Last week, we talked about how leaders can help a “stuck” employee improve. This week, let’s take a look at the same situation from the employee’s perspective: What can you do when a boss isn’t happy with your work, but isn’t giving you the information and performance feedback you need to improve?
I’ve seen from my executive coaching clients that this is a tough spot to be in. They don’t want to look incompetent and may have trouble admitting that they don’t know what their boss wants from them. But at the same time, they need some help to succeed. We talk about strategies that let them save face and maintain their credibility while still discovering the shifts they need to make to meet their boss’s expectations.
Remember that it’s part of your boss’s job to help you succeed. These ideas can help you get the support you need.
Frame Things the Right Way
How you present things to your boss can do a lot to open up communication between the two of you. For starters, think about how you typically frame up issues you need help with. Instead of just saying you don’t fully understand an assignment she’s given you, communicate your intentions before you ask any questions. For example, “I want to make sure I am delivering the right results and making the best use of your time and mine. So, can I get some clarification and more information about X, Y and Z?”. Communicating your intent in a positive way can help your boss see how you are focused on meeting her expectations.
Some bosses just aren’t that skilled at delegating or clearly communicating their expectations when they make assignments. It’s OK — and much better for you in the long term — to ask what you need to know to get a handle on what your boss really wants. If he hasn’t shared this with you, you can prompt him with questions to clarify:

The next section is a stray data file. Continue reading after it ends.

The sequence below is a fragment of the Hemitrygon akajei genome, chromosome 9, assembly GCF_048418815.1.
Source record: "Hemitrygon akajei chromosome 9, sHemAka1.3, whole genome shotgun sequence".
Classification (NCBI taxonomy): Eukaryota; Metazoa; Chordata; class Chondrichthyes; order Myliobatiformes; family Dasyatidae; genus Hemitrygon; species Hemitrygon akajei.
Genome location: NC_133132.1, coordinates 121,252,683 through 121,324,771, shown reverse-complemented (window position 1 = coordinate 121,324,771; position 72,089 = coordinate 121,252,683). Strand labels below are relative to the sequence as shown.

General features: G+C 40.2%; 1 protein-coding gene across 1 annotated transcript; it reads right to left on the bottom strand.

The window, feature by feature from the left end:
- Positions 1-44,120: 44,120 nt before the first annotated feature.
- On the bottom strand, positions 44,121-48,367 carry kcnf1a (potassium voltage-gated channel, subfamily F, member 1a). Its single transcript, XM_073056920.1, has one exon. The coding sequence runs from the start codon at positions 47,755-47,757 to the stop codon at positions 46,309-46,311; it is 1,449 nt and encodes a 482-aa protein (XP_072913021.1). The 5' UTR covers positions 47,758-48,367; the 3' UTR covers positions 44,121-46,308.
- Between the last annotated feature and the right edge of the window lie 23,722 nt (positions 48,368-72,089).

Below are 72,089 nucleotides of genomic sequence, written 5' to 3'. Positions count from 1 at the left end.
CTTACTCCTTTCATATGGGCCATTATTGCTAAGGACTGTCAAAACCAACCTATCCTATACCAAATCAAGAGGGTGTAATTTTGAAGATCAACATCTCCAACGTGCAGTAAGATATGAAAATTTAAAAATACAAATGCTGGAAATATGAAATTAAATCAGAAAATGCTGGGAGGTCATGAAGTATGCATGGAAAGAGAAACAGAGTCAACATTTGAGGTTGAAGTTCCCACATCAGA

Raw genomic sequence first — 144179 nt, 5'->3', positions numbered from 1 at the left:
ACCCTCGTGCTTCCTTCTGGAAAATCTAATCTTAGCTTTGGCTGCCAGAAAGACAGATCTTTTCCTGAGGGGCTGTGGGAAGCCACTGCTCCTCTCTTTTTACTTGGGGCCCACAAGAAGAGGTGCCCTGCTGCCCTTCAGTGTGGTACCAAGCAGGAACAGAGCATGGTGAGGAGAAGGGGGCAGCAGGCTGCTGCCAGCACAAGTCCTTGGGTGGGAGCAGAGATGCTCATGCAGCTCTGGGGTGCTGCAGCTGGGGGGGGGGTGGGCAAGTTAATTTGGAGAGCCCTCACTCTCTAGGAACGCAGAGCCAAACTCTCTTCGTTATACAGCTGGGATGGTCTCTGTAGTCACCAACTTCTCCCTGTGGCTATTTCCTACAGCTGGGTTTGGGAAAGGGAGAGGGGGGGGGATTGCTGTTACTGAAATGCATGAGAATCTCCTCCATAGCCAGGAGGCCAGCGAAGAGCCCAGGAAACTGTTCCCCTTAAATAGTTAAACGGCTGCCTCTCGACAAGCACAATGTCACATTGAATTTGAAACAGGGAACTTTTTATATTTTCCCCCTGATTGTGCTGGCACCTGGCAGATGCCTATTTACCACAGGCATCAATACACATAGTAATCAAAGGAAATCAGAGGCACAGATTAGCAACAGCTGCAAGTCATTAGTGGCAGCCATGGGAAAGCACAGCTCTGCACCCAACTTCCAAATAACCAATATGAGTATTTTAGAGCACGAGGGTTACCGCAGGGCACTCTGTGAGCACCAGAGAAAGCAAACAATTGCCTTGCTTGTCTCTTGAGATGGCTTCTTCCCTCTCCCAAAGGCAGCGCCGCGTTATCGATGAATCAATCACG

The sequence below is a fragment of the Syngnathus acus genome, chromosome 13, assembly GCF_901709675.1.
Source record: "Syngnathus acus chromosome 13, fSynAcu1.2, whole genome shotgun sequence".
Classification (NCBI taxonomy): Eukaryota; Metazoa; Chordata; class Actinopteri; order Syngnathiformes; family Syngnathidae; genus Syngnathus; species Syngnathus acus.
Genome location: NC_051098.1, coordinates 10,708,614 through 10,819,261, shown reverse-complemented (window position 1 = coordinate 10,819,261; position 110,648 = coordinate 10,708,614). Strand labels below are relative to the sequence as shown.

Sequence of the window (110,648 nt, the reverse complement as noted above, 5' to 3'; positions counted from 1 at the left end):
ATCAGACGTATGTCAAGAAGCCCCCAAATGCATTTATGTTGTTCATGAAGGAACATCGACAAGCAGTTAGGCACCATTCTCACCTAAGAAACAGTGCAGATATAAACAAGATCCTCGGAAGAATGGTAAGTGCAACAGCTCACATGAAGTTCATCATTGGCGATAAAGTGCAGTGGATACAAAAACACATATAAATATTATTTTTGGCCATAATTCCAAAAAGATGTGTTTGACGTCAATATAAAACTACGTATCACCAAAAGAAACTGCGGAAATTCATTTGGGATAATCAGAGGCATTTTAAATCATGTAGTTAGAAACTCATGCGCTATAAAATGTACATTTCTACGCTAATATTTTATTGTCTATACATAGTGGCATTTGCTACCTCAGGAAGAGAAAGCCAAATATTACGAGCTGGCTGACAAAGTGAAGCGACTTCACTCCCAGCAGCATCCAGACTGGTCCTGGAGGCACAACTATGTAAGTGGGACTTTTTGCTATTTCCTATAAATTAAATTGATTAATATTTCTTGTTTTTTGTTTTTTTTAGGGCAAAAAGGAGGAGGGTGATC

- interim and final deadlines
- budget parameters including time and money
- your decision-making authority
- the type and timing of any follow-ups or check-ins
- how involved your boss wants to be throughout the assignment
Debrief on Your Own
Ideally, your boss should give you specific performance feedback. But this is another area where many leaders fall short. If that’s true of your boss, take some steps on your own. When you complete a project, ask yourself and your project team the following questions:
- What worked well?
- What fell short of your expectations?
- What would you do differently next time, given what you know now?
You can also ask your boss for input and suggestions, based on your own debrief, if she isn’t forthcoming with them.
Look Beyond Your Boss
If you’re struggling and your boss isn’t a good resource for help, who else can you talk to? Don’t underestimate the value of your peers. Because you share the same boss and may face similar challenges, your peers might provide useful insight and advice. Depending on your specific needs, also consider reaching out to mentors or other experienced professionals in your network.
Communicate with your boss even if you’re having trouble. Just don’t go “off the grid” if you get overwhelmed or don’t know what to do! It is one of the worst mistakes I have see leaders make. Your boss may get frustrated, wonder why you just aren’t taking this assignment seriously or start questioning whether you really understand the importance of it.
If you’re struggling with a boss who seems hard to please and doesn’t give performance feedback, try one or more of these ideas this week. Even in difficult situations like this, small steps can start you on the road to big results – including more open communication in your relationship. Another resource that can help you is “Building Executive Presence” from the Leadership EDGE SeriesSM. You’ll learn strategies to help others see you as someone who can move up and how to identify and correct detracting behaviors that might be getting in your way.